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Reader’s Corner: Sunderland fans “must keep the faith and wait for better days”!

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Welcome to Reader’s Corner, where we invite YOU, the good folk who skim these pages to offer your own articles up for our website. Today, RR reader Michael Atkinson shares some of his personal highs and lows from 46 years of supporting Sunderland.


Why Sunderland? I guess all supporters can answer that question when it comes to explaining why we chose to be a Sunderland fan. The vast majority will say it was because it is or was their local team, or the club their Dad supported.

Well, both of those reasons apply to me. If my Dad had supported Newcastle, I reckon I’d be one of the great unwashed right now.

I can remember clearly when my Dad took me to Roker Park for the first time, though I’ve researched the exact dates. It was 24th August 1974. We had tickets for seats in the Main Stand, towards the Fulwell End as I recall.

We were playing Southampton, half time came and a Mick Channon penalty had us down 0-1. Then, in the second half, three goals in 10 minutes from Dave Watson, Pop Robson & Billy Hughes gave us a 3-1 victory. When the second goal went in, I remember the guy in front turning round & saying “I knew they wouldn’t let us down” and everyone was cheering & hugging with complete strangers. I thought this was what it would be like every week.

Soccer - Sunderland FC - 1974-75 Squad - Roker Park
The Sunderland first-team squad for the 1974-75 season at the club’s Roker Park ground. Back row (l-r): Manager Bob Stokoe, Richard Malone, Dave Watson, Denis Longhorn, Jim Montgomery, Trevor Swinburne, John Porterfield, Vic Halam, Tony Towers and coach Arthur Cox. Front row: Rod Belfitt, William Hughes, Ronald Gutherie, Bobby Moncur, Tom Finney, Stanley Ternent, Bobby Kerr and Bryan Robson
Photo by PA Images via Getty Images

Obviously that wasn’t the case, but it was quite a memory for an 8-year-old. The previous year was dominated by the FA Cup final win over Leeds, but that Southampton game was my first live match.

As the years rolled on a few other matches live long in the memory. I think my favourite game ever was vs Man Utd on 24th Nov 1984 when we won 3-2. This game had everything. I was packed into the Fulwell End & the first half alone had five goals, two penalties, two sendings off and a hat-trick from Clive Walker. Colin West standing in front of the Fulwell End waving his arms at half time, generating the noise to fever pitch. It’s also the only time I ever remember that the Fulwell End sang all through the interval.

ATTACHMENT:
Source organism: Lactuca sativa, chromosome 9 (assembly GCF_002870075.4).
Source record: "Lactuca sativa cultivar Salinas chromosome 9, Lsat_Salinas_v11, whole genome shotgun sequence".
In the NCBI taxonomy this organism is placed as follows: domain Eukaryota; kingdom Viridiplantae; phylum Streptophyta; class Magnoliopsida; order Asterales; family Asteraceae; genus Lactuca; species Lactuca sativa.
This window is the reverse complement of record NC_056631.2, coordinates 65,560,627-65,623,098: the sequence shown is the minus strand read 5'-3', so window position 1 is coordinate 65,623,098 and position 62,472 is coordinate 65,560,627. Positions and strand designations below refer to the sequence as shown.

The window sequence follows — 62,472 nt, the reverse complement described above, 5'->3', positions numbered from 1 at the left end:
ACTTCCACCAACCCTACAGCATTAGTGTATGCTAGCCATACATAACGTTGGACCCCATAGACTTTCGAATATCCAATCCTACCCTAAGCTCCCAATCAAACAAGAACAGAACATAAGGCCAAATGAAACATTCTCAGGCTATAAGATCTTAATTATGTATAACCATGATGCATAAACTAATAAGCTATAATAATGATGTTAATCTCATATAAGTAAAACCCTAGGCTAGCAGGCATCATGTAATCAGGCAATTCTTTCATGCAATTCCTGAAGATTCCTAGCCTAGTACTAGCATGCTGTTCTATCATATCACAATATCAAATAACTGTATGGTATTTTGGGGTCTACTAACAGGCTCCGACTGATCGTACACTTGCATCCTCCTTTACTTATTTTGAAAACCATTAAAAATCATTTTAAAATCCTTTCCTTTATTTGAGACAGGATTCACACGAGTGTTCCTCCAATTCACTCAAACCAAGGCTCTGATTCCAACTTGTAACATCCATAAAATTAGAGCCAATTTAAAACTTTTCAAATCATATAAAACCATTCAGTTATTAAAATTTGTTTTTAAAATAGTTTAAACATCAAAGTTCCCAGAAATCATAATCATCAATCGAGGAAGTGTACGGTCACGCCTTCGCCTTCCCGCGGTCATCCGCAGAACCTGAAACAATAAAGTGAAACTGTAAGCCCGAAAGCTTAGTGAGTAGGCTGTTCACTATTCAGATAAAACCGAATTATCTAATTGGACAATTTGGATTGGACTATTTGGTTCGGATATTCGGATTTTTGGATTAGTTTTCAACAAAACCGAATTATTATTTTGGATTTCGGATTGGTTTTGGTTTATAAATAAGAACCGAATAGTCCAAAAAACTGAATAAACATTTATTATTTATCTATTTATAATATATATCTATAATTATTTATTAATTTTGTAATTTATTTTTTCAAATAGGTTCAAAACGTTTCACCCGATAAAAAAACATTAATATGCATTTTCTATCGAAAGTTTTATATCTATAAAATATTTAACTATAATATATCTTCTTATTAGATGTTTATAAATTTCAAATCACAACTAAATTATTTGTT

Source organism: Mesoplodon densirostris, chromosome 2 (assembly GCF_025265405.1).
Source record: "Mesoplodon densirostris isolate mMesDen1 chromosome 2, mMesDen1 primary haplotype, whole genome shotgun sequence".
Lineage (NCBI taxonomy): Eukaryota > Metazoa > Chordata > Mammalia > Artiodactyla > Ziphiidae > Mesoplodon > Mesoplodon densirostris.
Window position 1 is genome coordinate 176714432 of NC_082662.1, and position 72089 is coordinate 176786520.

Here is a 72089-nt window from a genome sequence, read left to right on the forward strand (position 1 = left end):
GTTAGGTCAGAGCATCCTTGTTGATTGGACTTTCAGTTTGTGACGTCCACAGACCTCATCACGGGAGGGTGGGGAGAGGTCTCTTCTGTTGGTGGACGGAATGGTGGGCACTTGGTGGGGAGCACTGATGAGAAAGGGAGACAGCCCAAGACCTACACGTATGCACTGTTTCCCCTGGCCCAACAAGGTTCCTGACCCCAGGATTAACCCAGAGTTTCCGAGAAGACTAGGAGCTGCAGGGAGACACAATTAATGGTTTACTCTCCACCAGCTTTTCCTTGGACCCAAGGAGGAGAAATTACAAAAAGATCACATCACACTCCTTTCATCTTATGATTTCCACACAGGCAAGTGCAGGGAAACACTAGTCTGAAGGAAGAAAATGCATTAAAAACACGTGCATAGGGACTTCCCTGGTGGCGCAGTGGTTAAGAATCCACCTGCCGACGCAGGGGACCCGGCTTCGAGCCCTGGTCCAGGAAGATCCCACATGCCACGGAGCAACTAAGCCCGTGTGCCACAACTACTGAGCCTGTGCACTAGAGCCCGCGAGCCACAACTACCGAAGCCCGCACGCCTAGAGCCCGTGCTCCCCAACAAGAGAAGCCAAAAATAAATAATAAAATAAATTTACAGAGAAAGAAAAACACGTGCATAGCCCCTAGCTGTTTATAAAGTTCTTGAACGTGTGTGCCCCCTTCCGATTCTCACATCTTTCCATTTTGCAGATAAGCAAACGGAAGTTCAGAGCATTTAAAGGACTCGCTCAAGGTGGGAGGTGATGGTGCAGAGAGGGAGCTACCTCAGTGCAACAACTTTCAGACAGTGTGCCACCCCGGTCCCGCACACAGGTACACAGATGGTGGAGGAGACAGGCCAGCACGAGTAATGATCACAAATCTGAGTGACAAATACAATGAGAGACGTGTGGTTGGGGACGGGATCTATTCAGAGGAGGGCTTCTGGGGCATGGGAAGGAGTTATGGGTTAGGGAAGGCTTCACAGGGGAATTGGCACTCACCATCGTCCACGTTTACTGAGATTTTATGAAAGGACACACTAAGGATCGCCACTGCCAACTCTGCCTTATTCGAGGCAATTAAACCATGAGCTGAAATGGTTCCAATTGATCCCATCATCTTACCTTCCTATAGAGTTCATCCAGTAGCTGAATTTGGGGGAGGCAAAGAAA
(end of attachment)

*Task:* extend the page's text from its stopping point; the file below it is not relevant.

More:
Next seeing Gabbiadini for the first time - 24th Oct 1987 vs York. I was in the Roker End for this one as two Cornforth goals and one each for Marco & Eric Gates gave us a 4-2 win. I remember thinking Marco was the fastest thing on two legs I’d ever seen.

Then promotion to the top flight induced my (then) wife & I to part with £89 pounds each for a season ticket for the Fulwell End. I recall playing Tottenham on 28th August 1990 who had Lineker & Gascoigne in their side fresh from their heroic exploits at Italia 90.

Lineker was afforded enthusiastic applause whilst warming up though Gazza was met with a chorus of “Where’s your girlfriend gone?”

Must have been something in the news at the time with him & Sheryl.

Another standout was on 24th March 1990 when we beat West Ham 4-3 in what has become known as Keiron Brady’s finest hour.

On to the Stadium of Light and, with increasing fees for match day and season tickets, I attended much less frequently though my passion for the team never wavered. My first time at the magnificent Stadium of Light was on the 11th Nov 2000, when we drew 2-2 with Southampton & James Beattie scored a cracker from about 3 miles out (well 35 yards, anyway).

Soccer - FA Carling Premiership - Sunderland v Southampton Photo by Steve Morton/EMPICS via Getty Images

Of course there have been many low points along the way though I have to pick our original relegation to the old 3rd Division as my worst feeling as a Sunderland supporter. We had to go through the agony of a two-leg playoff with Gillingham, and it was a tie I couldn’t contemplate us losing and seeing our proud record of never being lower than the old Division 2 destroyed.

To help us win I even put a bet on Gillingham to beat us, my logic being that my sometimes awful luck on the horses would carry over onto a football bet and guarantee us victory. I remember how despondent I felt as I collected my 30 pieces of silver from the bookies.

So, here we are now back in League One - the old 3rd Division. Maybe it’s because I’m 54 now, but I’m not as down as that first time. We are at our lowest ebb for sure, but time shows that there are always ups and downs following Sunderland, probably more than any other club. We must keep the faith and wait for better days.

Tell you what I’ll nip to the bookies and put a bet on Parky still being our manager in two years time... well, it’s worth a try.